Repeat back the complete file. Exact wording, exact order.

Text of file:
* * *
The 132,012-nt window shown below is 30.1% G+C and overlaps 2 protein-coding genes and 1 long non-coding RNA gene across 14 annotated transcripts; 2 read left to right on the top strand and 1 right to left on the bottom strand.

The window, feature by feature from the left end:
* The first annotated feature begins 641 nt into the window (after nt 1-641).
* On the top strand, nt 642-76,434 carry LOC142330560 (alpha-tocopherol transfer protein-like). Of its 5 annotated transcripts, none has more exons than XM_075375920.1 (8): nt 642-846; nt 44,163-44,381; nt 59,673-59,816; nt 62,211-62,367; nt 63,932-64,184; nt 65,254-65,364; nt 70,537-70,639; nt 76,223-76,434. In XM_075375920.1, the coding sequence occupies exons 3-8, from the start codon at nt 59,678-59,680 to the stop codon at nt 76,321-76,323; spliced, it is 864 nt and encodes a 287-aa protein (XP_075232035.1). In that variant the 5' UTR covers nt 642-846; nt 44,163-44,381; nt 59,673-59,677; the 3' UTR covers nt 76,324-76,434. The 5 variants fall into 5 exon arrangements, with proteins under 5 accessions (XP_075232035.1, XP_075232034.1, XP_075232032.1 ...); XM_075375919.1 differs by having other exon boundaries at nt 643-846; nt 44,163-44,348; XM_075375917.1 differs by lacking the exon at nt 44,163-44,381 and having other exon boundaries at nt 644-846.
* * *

The 132,012-nt window shown below is 30.1% G+C and overlaps 2 protein-coding genes and 1 long non-coding RNA gene across 14 annotated transcripts; 2 read left to right on the top strand and 1 right to left on the bottom strand.

The window, feature by feature from the left end:
* The first annotated feature begins 641 nt into the window (after nt 1-641).
* On the top strand, nt 642-76,434 carry LOC142330560 (alpha-tocopherol transfer protein-like). Of its 5 annotated transcripts, none has more exons than XM_075375920.1 (8): nt 642-846; nt 44,163-44,381; nt 59,673-59,816; nt 62,211-62,367; nt 63,932-64,184; nt 65,254-65,364; nt 70,537-70,639; nt 76,223-76,434. In XM_075375920.1, the coding sequence occupies exons 3-8, from the start codon at nt 59,678-59,680 to the stop codon at nt 76,321-76,323; spliced, it is 864 nt and encodes a 287-aa protein (XP_075232035.1). In that variant the 5' UTR covers nt 642-846; nt 44,163-44,381; nt 59,673-59,677; the 3' UTR covers nt 76,324-76,434. The 5 variants fall into 5 exon arrangements, with proteins under 5 accessions (XP_075232035.1, XP_075232034.1, XP_075232032.1 ...); XM_075375919.1 differs by having other exon boundaries at nt 643-846; nt 44,163-44,348; XM_075375917.1 differs by lacking the exon at nt 44,163-44,381 and having other exon boundaries at nt 644-846.